Advertisement

Galectins pp 293-304 | Cite as

Regulation of Galectins by Hypoxia and Their Relevance in Angiogenesis: Strategies and Methods

  • Mariana SalatinoEmail author
  • Diego O. Croci
  • Diego J. Laderach
  • Daniel Compagno
  • Lucas Gentilini
  • Tomas Dalotto-Moreno
  • L. Sebastián Dergan-Dylon
  • Santiago P. Méndez-Huergo
  • Marta A. Toscano
  • Juan P. Cerliani
  • Gabriel A. Rabinovich
Part of the Methods in Molecular Biology book series (MIMB, volume 1207)

Abstract

Formation of an aberrant and heterogeneous vascular network is a key pathological event in the multistep process of tumor growth and metastasis. Pro-angiogenic factors are synthesized and released from tumor, stromal, endothelial, and myeloid cells in response to hypoxic and immunosuppressive microenvironments which are commonly found during cancer progression. Emerging data indicate key roles for galectins, particularly galectin-1, -3, -8, and -9 in the regulation of angiogenesis in different pathophysiologic settings. Each galectin interacts with a preferred set of glycosylated receptors, triggers different signaling pathway, and promotes sprouting angiogenesis through different mechanisms. Understanding the role of galectins in tumor neovascularization will contribute to the design of novel anti-angiogenic therapies aimed at complementing current clinical approaches. Here we describe selected strategies and methods used to study the galectin-1 regulation by hypoxia and its role in blood vessel formation.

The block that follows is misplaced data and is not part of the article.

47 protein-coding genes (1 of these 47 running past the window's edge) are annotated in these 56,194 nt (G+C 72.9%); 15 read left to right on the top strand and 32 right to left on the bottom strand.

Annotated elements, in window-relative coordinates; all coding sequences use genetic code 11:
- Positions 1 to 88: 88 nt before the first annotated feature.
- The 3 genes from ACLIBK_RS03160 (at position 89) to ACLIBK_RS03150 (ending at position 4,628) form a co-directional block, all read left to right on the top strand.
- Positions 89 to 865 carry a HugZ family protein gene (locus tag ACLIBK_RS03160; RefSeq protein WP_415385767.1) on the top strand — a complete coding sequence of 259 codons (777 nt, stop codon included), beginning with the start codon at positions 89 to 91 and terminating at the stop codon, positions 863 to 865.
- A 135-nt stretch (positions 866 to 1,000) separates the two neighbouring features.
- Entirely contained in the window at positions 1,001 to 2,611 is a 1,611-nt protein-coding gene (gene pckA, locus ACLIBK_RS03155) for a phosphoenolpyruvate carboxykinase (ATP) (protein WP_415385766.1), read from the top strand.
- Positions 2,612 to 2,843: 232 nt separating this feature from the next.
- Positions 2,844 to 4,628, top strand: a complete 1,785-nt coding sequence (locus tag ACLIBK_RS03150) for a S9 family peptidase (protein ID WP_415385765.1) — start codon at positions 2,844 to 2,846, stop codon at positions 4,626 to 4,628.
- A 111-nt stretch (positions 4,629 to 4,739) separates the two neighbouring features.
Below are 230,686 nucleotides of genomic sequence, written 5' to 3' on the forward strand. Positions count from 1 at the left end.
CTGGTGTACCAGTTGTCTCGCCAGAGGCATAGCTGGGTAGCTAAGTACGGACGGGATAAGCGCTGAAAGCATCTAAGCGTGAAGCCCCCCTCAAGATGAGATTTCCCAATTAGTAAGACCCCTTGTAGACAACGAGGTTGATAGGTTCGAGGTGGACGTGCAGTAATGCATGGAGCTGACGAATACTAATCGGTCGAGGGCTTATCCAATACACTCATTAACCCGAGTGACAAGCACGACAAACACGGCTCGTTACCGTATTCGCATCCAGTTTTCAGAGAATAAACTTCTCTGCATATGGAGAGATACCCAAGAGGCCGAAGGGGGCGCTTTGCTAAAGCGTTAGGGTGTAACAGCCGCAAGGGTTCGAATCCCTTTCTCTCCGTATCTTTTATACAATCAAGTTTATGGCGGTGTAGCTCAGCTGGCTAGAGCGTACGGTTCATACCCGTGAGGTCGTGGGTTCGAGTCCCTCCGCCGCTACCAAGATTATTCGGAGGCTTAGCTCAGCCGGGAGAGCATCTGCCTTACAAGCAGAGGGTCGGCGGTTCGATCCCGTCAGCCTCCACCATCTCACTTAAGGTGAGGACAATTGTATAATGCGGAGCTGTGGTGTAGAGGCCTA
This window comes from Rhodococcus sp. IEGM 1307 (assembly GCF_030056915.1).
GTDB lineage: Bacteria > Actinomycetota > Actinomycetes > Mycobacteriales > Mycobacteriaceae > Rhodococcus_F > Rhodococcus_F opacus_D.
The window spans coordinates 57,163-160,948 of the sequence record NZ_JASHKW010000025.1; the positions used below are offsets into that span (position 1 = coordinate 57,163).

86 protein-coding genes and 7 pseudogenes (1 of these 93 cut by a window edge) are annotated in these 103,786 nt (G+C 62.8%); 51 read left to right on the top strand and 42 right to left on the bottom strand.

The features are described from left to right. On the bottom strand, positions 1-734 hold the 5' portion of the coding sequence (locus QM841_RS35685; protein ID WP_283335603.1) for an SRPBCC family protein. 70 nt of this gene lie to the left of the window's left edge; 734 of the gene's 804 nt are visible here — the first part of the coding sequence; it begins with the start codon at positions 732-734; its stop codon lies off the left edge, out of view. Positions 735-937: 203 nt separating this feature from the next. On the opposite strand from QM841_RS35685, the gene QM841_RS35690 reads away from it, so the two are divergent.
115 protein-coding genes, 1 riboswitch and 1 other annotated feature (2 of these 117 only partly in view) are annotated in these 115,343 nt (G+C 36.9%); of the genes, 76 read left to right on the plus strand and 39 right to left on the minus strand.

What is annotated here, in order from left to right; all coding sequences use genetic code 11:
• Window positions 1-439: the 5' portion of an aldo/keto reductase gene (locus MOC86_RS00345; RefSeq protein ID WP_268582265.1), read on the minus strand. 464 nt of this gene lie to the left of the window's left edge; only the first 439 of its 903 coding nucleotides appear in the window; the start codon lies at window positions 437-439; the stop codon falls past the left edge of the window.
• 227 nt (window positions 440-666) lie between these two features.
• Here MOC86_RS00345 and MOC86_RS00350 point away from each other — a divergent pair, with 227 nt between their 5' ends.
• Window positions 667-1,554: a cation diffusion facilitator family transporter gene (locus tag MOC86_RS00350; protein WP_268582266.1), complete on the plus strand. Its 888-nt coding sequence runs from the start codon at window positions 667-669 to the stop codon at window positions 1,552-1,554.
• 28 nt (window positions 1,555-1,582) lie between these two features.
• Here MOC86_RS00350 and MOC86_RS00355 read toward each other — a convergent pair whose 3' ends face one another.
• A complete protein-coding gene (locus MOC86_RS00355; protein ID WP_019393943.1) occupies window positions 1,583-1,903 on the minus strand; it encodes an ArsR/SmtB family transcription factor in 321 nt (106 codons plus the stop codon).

Key words

Galectin Angiogenesis Tumor neovascularization Hypoxia 

Notes

Acknowledgements

Work in our laboratory is supported by grants from Argentinean Agency for Promotion of Science and Technology (G.A.R, M.S., D.J.L, M.A.T), University of Buenos Aires (G.A.R), Prostate Cancer Action (G.A.R., D.J.L, D.C), Argentinean Council of Scientific and Technical Investigations (M.S), National Multiple Sclerosis Society (G.A.R.), Broad Foundation (G.A.R.), and Sales Foundation (G.A.R).

References

  1. 1.
    Ferrara N, Alitalo K (1999) Clinical applications of angiogenic growth factors and their inhibitors. Nat Med 5:1359–1364PubMedCrossRefGoogle Scholar
  2. 2.
    Carmeliet P, Jain RK (2000) Angiogenesis in cancer and other diseases. Nature 407:249–257PubMedCrossRefGoogle Scholar
  3. 3.
    Croci D et al (2012) Disrupting galectin-1 interactions with Nglycans suppresses hypoxia-driven angiogenesis and tumorigenesis in Kaposi’s sarcoma. J Exp Med 209(11):1985–2000PubMedCrossRefPubMedCentralGoogle Scholar
  4. 4.
    Le QT et al (2005) Galectin-1: a link between tumor hypoxia and tumor immune privilege. J Clin Oncol 23:8932–8941PubMedCrossRefGoogle Scholar
  5. 5.
    Zhao XY, Zhao KW, Jiang Y, Zhao M, Chen GQ (2011) Synergistic induction of galectin-1 by CCAAT/enhancer binding protein alpha and hypoxia-inducible factor 1alpha and its role in differentiation of acute myeloid leukemic cells. J Biol Chem 286:36808–36819PubMedCrossRefPubMedCentralGoogle Scholar
  6. 6.
    Thijssen VL et al (2010) Tumor cells secrete galectin-1 to enhance endothelial cell activity. Cancer Res 70:6216–6224PubMedCrossRefGoogle Scholar
  7. 7.
    Thijssen VL et al (2006) Galectin-1 is essential in tumor angiogenesis and is a target for antiangiogenesis therapy. Proc Natl Acad Sci U S A 103:15975–15980PubMedCrossRefPubMedCentralGoogle Scholar